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The attached RV adventure travel article PDF for download first appeared in the March / April edition of Escapees Magazine.

Escapees is the world’s largest RVer club and provides resources and support for living the mobile lifestyle.

The article begins:

“Few people realize that the RVing lifestyle isn’t exclusively reserved for the rich or retired grown-ups. When we tell them that anyone can travel the country and live on the road at any age, they’re puzzled until we enlighten them about cost-saving measures like “work-camping.

Workamping is a terrific way to offset the expense of traveling while getting to know a region. It’s also one of the main ways we can afford to enjoy life on the road, decades before retirement.”

Download the entire work-camping tips article to read more about this unique live / work arrangement.

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This Colorado travel tips article first appeared in the winter 2012 edition of

Hungry for a foodie vacation? Durango restaurants can take you on an affordable culinary journey that spans the globe. With almost as many places to eat per capita as San Francisco, you can pack for an adventure from the Himalayas to Japan, Italy to Mexico. This little mountain town has less than 20,000 residents, but the local food scene is incredibly diverse. However, that’s not really surprising considering that many locals are urban transplants whose epicurean tastes are visible in the variety of global cuisine and gourmet eateries.

Wherever you decide to begin, first, visit or for a sneak preview of menus and coupon deals from nearly all local cafes and restaurants. Next, read “Dishing it Out,” the Durango Herald newspaper’s food column featuring local culinary news of the week.

For a budget-friendly meal, visit Nini’s Taqueria where you can enjoy a variety of Mexican food and salsas.

When your trip itinerary is complete, leave your car keys at home because it’s cheap and convenient to get around this relatively flat town by biking, walking or riding the Durango “T” public transit system.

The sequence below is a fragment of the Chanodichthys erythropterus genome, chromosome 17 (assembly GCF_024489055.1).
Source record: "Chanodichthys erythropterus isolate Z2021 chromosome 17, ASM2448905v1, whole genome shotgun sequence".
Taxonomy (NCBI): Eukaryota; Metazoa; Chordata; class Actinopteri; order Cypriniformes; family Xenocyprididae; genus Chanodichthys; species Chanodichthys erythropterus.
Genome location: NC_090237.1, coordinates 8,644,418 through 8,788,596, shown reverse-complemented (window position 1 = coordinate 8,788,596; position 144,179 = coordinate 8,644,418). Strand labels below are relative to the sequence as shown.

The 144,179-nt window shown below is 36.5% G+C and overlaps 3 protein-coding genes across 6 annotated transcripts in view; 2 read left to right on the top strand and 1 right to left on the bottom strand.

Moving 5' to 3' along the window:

Downtown Durango is clearly the heart of the community and many people refer to it as the town’s “living room.” With a strong “Shop Local” attitude by residents, independent local businesses thrive in the area’s lovingly restored historic commercial district. You can spend an entire day perusing downtown’s boutiques and art galleries, but when hunger calls, you’ll have a tough time choosing where to eat. Here are a few suggestions:

NiNi’s Taqueria

When you have more month than money left after payday, head to NiNi’s Taqueria for an affordable and tasty Mexican food experience at less than $10 an entree. Linger over the colorful mix-and-match menu options of meat, chicken, pork or fish tacos and burritos while you sip a mango margarita. Be sure to order chips and guacamole so you can taste test NiNi’s extensive salsa menu showcasing homemade blends ranging from Mango-Lime to Tomatillo-Jalapeno or Mango-Habanero.

NiNi’s also has a kid’s menu, meal-sized quesadillas and a Southwestern Fish Chowder to heat up those cold winter nights. Should you have trouble deciding what to order, just ask the friendly staff for suggestions.

Ken & Sue’s

One of Durango’s most celebrated locally-owned restaurants is Ken & Sue’s, a contemporary American bistro with an award-winning wine list and diverse menu that offers something for practically every taste and diet preference.

The restaurant’s casually elegant ambiance is the perfect setting for a romantic, candle-lit dinner for two or a festive group get-together on the charming all-season back patio, making it an extremely popular destination where reservations are highly advised for dinner-hour dining.

While it’s not the least expensive restaurant in Durango, the wide price range of dinner and lunch entrees ensures that everyone can find something in their budget to savor. Popular favorites include Ginger-Chicken Potsticker appetizers with Hoisin Sauce, Aunt Lydia’s Meatloaf and Cilantro-Crusted Halibut.

Whichever item you select, your experience is guaranteed to be in good hands by a wait staff that is personally schooled in a competitive, four-week application and training course given by owners Ken and Sue.

The Himalayan Cafe